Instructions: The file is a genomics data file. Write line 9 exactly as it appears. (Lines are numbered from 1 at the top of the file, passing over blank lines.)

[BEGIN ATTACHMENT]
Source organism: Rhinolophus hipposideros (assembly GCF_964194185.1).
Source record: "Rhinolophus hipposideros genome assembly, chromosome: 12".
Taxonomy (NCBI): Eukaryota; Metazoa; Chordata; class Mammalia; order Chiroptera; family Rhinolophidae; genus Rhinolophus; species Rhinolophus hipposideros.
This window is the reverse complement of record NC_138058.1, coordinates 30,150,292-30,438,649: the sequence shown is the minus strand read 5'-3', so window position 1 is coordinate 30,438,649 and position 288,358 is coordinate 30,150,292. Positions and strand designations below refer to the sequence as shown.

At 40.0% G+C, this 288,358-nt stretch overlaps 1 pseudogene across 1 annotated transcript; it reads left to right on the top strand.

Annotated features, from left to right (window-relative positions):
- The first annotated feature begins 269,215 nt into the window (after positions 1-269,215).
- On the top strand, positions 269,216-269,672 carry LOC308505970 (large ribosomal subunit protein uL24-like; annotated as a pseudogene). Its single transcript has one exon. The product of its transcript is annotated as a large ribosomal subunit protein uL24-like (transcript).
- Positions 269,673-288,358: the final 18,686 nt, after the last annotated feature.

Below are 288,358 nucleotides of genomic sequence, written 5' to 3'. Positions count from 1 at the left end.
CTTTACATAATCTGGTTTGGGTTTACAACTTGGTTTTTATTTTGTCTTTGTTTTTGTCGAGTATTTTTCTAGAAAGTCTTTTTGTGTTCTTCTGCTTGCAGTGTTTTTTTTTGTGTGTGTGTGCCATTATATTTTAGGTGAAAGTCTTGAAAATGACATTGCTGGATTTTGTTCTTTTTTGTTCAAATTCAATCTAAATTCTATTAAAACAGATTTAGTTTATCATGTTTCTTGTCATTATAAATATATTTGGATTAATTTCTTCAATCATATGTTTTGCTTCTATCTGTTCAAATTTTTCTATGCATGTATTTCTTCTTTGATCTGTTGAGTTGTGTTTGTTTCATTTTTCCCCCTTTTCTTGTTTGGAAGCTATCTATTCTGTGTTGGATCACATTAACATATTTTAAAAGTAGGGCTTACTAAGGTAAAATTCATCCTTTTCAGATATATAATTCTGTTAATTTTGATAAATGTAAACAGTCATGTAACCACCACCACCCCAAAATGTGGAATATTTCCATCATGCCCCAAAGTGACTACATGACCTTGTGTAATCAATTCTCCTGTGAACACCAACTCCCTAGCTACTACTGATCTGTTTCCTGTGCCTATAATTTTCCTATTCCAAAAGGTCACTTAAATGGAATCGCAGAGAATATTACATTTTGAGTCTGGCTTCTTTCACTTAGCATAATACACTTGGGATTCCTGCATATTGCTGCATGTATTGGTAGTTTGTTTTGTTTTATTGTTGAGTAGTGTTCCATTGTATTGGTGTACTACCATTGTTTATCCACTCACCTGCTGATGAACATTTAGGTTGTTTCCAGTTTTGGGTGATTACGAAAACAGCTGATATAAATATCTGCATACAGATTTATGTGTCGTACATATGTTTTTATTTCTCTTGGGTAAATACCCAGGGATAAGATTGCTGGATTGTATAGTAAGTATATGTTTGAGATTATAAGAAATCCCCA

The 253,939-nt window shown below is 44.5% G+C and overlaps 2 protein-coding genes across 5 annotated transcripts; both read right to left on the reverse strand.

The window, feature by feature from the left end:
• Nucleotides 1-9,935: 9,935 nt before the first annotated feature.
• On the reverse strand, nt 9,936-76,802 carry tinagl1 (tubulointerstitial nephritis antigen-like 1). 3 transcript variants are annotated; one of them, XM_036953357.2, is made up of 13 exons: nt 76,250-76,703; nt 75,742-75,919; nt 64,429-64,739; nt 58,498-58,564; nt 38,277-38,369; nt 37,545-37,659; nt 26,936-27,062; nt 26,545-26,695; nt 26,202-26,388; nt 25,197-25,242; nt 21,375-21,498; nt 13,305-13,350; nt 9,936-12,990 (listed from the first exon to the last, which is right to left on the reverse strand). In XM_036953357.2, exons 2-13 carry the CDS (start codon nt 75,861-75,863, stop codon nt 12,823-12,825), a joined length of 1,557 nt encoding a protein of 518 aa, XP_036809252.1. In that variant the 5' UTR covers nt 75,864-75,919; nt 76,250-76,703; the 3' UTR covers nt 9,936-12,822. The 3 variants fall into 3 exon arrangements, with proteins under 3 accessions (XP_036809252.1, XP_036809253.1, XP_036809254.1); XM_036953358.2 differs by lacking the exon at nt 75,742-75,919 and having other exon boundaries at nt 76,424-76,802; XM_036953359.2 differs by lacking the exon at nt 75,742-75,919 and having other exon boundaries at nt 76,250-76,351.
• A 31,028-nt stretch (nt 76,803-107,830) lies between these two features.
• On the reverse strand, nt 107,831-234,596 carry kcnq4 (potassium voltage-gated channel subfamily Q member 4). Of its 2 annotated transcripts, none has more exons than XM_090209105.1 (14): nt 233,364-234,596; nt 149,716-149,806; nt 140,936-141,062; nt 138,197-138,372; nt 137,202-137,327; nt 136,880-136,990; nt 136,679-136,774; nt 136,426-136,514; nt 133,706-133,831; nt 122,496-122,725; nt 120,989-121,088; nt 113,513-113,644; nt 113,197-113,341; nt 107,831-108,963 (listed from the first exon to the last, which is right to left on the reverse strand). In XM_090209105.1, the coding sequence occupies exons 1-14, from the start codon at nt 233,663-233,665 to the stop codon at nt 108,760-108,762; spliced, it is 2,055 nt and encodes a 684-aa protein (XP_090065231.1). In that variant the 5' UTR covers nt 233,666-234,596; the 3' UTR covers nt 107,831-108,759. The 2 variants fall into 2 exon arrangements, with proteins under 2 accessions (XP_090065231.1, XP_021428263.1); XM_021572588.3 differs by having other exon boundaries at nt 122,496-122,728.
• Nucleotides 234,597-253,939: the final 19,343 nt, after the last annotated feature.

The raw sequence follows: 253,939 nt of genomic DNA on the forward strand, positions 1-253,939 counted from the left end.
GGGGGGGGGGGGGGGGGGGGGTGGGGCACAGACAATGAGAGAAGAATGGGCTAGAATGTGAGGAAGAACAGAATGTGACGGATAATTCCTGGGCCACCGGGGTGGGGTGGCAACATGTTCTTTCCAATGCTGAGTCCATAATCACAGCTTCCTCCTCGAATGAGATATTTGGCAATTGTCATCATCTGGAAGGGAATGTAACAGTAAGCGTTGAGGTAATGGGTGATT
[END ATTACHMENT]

- Positions 269,673-288,358: the final 18,686 nt, after the last annotated feature.